Unbelievable Sacrifice

The first liturgical reading for the 1st Sunday in Lent is challenging in light of the events of this past week. In Genesis 12:1-3 and 15:1-6 God had given great promises to Abram [name changed to Abraham in Gen. 17] about having a son, even in advanced age for himself and his wife Sarai.

After this son, Isaac, is born (Gen. 21), God asks him to do the unthinkable. Note specifically how God addresses Abraham:  “Take your son, your only son Isaac, whom you love…” Abraham follows through with God’s instruction. But God stops him before the sacrifice of his son is done. God addresses him in the same way as v. 2: “you did not refuse to give me your son, your only son” (v. 12). God provides a ram instead for the sacrifice.

What God did not allow Abraham to complete, God eventually does. He offers His Son as the perfect sacrifice.

10 Yet, it was the LORD’s will to crush him with suffering. When the LORD has made his life a sacrifice for our wrongdoings, he will see his descendants for many days. The will of the LORD will succeed through him. 11 He will see and be satisfied because of his suffering. My righteous servant will acquit many people because of what he has learned ⌝through suffering⌟. He will carry their sins as a burden. (Isaiah 53:10-11)

The Gospel reading for Feb. 4 (Transfiguration, Mark 9:2-9) occurs in the middle of Jesus’ earthly ministry, emphasizes this sonship (and love) of Jesus again.

Then a cloud overshadowed them. A voice came out of the cloud and said, “This is my Son, whom I love. Listen to him!”

Note the prelude to that sacrifice in Mark 1:9-15 when Jesus is baptized (Gospel reading for this Sunday).  “You are my Son, whom I love. I am pleased with you” (v. 11).

And then the final piece of the sacrifice comes in Mark 15:34.

At three o’clock Jesus cried out in a loud voice, “Eloi, Eloi, lema sabachthani?” which means, “My God, my God, why have you abandoned me?”

The beloved Son is now the rejected Son, abandoned even by His very own Father in heaven. By doing so, Jesus carried the sins, not just sticks of wood to the mountain (i.e. Isaac), but with His own suffering and death. After His resurrection from the dead, God’s approval and love is complete—Jesus perfectly fulfilled God’s plan of saving sinners.

This is true because Christ suffered for our sins once. He was an innocent person, but he suffered for guilty people so that he could bring you to God. (1 Peter 3:18)

When we believe Jesus is our Savior, then God has some wonderful words for us to hear and remember.

Before the Passover festival, Jesus knew that the time had come for him to leave this world and go back to the Father. Jesus loved his own who were in the world, and he loved them to the end. (John 13:1)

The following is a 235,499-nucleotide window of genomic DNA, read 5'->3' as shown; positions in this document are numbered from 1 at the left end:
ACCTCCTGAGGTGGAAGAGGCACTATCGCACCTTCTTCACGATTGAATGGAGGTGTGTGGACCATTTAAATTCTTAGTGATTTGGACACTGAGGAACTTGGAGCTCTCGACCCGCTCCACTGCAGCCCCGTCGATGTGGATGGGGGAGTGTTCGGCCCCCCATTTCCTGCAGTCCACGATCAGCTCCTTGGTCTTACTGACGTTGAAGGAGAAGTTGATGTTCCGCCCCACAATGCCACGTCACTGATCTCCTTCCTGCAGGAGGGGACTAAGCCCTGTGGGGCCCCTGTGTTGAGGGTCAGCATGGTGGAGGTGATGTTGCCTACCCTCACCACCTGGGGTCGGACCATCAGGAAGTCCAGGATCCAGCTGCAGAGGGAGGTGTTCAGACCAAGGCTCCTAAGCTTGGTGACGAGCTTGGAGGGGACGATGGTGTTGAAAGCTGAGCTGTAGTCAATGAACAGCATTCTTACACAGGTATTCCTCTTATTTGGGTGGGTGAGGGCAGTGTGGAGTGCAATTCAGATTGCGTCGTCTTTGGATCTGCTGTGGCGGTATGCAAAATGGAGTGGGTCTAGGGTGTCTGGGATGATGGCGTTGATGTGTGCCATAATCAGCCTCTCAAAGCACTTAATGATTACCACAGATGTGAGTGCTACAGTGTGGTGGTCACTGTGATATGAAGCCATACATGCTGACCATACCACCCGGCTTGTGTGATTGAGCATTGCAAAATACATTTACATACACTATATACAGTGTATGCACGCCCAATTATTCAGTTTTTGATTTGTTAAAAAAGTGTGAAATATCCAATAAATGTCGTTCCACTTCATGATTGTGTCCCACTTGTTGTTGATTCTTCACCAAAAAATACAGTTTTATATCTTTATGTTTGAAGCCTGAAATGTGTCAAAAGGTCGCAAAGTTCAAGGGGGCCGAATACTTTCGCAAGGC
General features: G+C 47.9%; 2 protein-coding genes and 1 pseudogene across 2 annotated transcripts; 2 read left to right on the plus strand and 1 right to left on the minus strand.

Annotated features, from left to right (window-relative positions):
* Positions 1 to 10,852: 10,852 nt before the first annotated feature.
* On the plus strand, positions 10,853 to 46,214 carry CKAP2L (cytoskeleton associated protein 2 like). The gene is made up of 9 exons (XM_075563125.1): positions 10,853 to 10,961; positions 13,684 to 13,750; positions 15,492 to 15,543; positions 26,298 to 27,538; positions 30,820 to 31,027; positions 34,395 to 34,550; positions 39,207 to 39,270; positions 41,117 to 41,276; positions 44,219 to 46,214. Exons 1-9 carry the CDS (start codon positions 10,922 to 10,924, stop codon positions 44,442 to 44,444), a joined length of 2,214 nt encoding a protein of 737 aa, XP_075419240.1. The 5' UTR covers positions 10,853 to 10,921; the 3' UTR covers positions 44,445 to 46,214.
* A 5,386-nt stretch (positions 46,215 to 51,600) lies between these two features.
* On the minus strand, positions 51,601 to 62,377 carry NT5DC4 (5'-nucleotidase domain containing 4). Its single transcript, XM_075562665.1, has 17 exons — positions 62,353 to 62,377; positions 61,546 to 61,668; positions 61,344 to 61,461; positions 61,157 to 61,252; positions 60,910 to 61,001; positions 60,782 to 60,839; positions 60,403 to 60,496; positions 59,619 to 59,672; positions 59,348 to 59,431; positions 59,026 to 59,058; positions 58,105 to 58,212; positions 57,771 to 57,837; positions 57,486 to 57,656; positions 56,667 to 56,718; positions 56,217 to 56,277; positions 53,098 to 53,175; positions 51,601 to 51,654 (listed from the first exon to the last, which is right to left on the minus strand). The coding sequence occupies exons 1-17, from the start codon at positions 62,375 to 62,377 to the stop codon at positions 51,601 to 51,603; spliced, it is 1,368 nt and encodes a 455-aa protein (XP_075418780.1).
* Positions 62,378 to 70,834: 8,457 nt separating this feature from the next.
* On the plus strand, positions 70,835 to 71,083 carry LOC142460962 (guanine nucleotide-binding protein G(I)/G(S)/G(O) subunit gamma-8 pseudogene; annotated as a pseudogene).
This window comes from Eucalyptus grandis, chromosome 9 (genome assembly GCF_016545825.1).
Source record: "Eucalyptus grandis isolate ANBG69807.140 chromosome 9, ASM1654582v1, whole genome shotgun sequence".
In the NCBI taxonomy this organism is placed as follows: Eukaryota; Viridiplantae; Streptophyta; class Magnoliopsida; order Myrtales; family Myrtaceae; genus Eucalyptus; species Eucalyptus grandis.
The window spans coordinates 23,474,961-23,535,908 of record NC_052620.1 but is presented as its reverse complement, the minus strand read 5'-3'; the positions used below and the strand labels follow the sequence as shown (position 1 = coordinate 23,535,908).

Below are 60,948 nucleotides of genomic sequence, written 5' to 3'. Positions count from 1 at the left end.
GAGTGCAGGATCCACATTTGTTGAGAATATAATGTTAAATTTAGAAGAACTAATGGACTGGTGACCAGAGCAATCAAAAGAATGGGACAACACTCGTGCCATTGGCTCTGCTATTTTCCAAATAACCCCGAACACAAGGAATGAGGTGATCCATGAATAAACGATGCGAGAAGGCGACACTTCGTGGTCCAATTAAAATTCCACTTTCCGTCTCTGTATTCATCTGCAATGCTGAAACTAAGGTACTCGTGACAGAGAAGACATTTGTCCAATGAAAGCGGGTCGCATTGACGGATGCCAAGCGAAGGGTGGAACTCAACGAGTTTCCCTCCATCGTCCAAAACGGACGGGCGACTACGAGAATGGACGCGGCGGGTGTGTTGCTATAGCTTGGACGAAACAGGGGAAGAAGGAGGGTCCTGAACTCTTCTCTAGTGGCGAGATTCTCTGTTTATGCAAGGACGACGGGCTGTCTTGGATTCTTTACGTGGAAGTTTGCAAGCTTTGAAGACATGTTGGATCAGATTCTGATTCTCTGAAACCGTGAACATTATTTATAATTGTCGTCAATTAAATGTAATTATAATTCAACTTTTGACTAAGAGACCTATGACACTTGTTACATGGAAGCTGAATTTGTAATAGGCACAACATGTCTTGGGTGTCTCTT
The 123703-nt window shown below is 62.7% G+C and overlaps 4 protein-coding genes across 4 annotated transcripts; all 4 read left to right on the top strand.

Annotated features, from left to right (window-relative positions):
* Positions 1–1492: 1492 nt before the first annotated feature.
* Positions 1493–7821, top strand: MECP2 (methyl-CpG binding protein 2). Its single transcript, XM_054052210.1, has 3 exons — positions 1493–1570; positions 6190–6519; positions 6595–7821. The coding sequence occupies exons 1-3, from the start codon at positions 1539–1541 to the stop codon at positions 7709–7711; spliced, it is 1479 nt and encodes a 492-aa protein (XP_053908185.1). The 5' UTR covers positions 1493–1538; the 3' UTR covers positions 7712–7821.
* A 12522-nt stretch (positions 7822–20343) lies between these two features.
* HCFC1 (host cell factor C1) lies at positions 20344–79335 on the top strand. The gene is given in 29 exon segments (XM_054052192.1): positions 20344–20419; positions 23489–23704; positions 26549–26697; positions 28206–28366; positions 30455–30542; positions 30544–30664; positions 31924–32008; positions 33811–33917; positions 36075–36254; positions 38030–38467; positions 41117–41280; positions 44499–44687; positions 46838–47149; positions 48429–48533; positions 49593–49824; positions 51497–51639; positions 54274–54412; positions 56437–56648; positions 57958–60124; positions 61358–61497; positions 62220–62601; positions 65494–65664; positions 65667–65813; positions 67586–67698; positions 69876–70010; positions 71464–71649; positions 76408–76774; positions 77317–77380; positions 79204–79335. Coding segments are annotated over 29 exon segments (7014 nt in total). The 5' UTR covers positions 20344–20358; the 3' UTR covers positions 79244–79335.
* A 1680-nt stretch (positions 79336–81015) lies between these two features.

Don’t love money. Be happy with what you have because God has said, “I will never abandon you or leave you.” (Hebrews 13:5)

God our Father loved us and by his kindness [grace] gave us everlasting encouragement and good hope. (2 Thessalonians 2:16)

Especially pertinent in light of the agony and affliction many have experienced recently, Paul writes about the significance of God’s love.

Who will separate us from the love of Christ? Will tribulation, or distress, or persecution, or famine, or nakedness, or peril, or sword? (Romans 8:35 NAS)

But in all these things we overwhelmingly conquer through Him who loved us. (Romans 8:37 NAS)

May this love be yours in Jesus Christ. May you live in light of that love, hope, and encouragement.

An unbelievable sacrifice through Jesus becomes the believable sacrifice for us, for salvation from sin, for new life, for cleansed conscience, and the promise of eternal life, with no pain, sorrow, loss, death, or tears.


Genesis 22:1–18 (GW)

1 Later God tested Abraham and called to him, “Abraham!”
“Yes, here I am!” he answered.
2 God said, “Take your son, your only son Isaac, whom you love, and go to Moriah. Sacrifice him there as a burnt offering on one of the mountains that I will show you.”

3 Early the next morning Abraham saddled his donkey. He took with him two of his servants and his son Isaac. When he had cut the wood for the burnt offering, he set out for the place that God had told him about.  4 Two days later Abraham saw the place in the distance.  5 Then Abraham said to his servants, “You stay here with the donkey while the boy and I go over there. We’ll worship. After that we’ll come back to you.”

6 Then Abraham took the wood for the burnt offering and gave it to his son Isaac. Abraham carried the burning coals and the knife. The two of them went on together.
Isaac spoke up and said, “Father?”
“Yes, Son?” Abraham answered.
Isaac asked, “We have the burning coals and the wood, but where is the lamb for the burnt offering?”
8 Abraham answered, “God will provide a lamb for the burnt offering, Son.”

The two of them went on together.
9 When they came to the place that God had told him about, Abraham built the altar and arranged the wood on it. Then he tied up his son Isaac and laid him on top of the wood on the altar. 10 Next, Abraham picked up the knife and took it in his hand to sacrifice his son.

11 But the Messenger of the LORD called to him from heaven and said, “Abraham! Abraham!”
“Yes?” he answered.
12 “Do not lay a hand on the boy,” he said. “Do not do anything to him. Now I know that you fear God, because you did not refuse to give me your son, your only son.”